Niagara faces 'different' test at Youngstown State MTE

The Associated PressNiagara head coach Greg Paulus talks with junior guard Noah Thomasson during the first half of a game last Friday against Ohio State in Columbus, Ohio.

Buy games in the books, the real season starts tonight for Niagara University men's basketball.

After two losses to high major powers Xavier and No. 17 Ohio State by a combined 13 points, the Purple Eagles remain in the Buckeye State for the YSU/J. Arnold Wealth Management Company Basketball Tournament, a multi-team event hosted by Youngstown State. The level of competition will drop just a touch, with NU playing SIU Edwardsville at 7:45 p.m. tonight, St. Thomas at 4:45 p.m. Saturday and the host Penguins at 3:45 p.m. Sunday. Each game will stream live on ESPN+.

"When you play three games in three days, it's different," Niagara head coach Greg Paulus said. "It's a little bit like a (Metro Atlantic Athletic Conference) Tournament setting, if you're able to be fortunate enough to advance.

"For us, there's three different styles of play. Whether it's pressing a little bit more, whether it's a little bit more zone, whether it's a little bit more five-out offense, each day is going to present a really difficult challenge for us on both ends of the floor. And when you don't have a couple of days to prepare, it makes it a challenge."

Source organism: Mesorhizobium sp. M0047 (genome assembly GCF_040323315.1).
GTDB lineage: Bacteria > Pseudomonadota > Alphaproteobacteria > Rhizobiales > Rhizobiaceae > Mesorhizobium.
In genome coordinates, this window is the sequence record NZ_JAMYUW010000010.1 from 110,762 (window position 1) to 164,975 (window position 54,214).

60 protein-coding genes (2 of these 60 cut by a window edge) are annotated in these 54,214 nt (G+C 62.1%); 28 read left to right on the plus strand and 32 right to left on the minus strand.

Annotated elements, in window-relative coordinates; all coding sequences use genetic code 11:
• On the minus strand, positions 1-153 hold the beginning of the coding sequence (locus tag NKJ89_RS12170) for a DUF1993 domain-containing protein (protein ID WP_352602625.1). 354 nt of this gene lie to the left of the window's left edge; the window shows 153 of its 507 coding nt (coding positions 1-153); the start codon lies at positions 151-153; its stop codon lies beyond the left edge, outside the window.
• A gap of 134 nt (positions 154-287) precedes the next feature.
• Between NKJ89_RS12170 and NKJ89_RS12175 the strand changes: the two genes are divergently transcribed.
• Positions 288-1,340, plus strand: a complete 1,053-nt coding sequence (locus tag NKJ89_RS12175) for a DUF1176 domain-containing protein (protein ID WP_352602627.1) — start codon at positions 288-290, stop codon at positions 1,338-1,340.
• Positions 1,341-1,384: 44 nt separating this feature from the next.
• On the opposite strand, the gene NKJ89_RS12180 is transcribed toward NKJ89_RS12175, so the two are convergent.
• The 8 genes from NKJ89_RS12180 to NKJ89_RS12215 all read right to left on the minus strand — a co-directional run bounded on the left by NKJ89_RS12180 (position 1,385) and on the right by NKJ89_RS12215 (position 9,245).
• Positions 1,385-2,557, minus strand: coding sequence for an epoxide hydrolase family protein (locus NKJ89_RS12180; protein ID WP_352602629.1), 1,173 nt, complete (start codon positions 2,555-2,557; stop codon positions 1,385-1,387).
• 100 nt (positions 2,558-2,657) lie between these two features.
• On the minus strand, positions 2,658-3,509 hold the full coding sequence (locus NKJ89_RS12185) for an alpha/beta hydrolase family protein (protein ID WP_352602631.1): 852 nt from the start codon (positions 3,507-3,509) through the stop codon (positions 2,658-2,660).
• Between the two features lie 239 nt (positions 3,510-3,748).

Another challenge will be going from playing with house money — Niagara earned $95,000 to play Ohio State, according to the Columbus Dispatch; Xavier, a private school, is not required to make its finances public — to being expected to win.

The Purple Eagles, ranked 224th in the country according the analytics website, are 8.5-point favorites against SIUE (No. 321) and could be favored even more against St. Thomas (330). They'd also probably be favored against YSU (271) at a neutral site.

"It's going to be a great opportunity to learn about where we are with our principles, where we are as a team, how we adjust and adapt in a short turnaround, let alone within the game," Paulus said. "I think we're really going to continue to learn more about ourselves."

Key for Niagara will be rebounding. NU held its own for the most part on the glass against Xavier and Ohio State, outrebounded by an average of 36.5-31 over the two games. Both times, the Purple Eagles played even with their major competition when the rebounding numbers were equal, but game-deciding runs coincided with spurts where their opponents got the better of the boards.

Stronger starts out of halftime would help, too. Niagara was a combined minus-5 in the first 10 minutes of the first halves in their opening two games but minus-16 in the first 10 out of the locker room.

"In both those games, we had to call the timeout within the first five, six minutes of that half," Paulus said. "They were able to stretch leads of make it from a one-possession game to a couple-possession game. ... The start of the second half is an area that we want to get better at and try to make teams call the first timeout as opposed to us calling the first timeout."

Hill, Lancaster, Moore, Obioha officially sign